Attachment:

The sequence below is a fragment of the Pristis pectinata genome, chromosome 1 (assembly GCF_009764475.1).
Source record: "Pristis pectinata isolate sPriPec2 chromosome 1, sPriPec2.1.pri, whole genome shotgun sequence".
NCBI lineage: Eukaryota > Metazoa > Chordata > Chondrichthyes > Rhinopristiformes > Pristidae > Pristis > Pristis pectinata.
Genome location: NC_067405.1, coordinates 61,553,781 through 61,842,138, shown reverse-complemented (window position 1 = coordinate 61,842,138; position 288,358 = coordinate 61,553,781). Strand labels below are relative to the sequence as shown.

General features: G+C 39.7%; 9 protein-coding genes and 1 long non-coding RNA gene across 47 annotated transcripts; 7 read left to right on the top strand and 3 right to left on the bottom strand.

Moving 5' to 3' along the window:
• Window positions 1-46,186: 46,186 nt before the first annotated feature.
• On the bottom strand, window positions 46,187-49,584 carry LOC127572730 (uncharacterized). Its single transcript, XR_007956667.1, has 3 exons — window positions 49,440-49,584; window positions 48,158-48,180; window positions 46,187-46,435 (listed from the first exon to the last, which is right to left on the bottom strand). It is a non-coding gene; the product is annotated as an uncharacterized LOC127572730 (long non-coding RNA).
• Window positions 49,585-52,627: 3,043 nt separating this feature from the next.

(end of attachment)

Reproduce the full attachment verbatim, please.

The sequence below is a fragment of the Pristis pectinata genome, chromosome 1 (assembly GCF_009764475.1).
Source record: "Pristis pectinata isolate sPriPec2 chromosome 1, sPriPec2.1.pri, whole genome shotgun sequence".
NCBI lineage: Eukaryota > Metazoa > Chordata > Chondrichthyes > Rhinopristiformes > Pristidae > Pristis > Pristis pectinata.
Genome location: NC_067405.1, coordinates 61,553,781 through 61,842,138, shown reverse-complemented (window position 1 = coordinate 61,842,138; position 288,358 = coordinate 61,553,781). Strand labels below are relative to the sequence as shown.

General features: G+C 39.7%; 9 protein-coding genes and 1 long non-coding RNA gene across 47 annotated transcripts; 7 read left to right on the top strand and 3 right to left on the bottom strand.

Moving 5' to 3' along the window:
• Window positions 1-46,186: 46,186 nt before the first annotated feature.
• On the bottom strand, window positions 46,187-49,584 carry LOC127572730 (uncharacterized). Its single transcript, XR_007956667.1, has 3 exons — window positions 49,440-49,584; window positions 48,158-48,180; window positions 46,187-46,435 (listed from the first exon to the last, which is right to left on the bottom strand). It is a non-coding gene; the product is annotated as an uncharacterized LOC127572730 (long non-coding RNA).
• Window positions 49,585-52,627: 3,043 nt separating this feature from the next.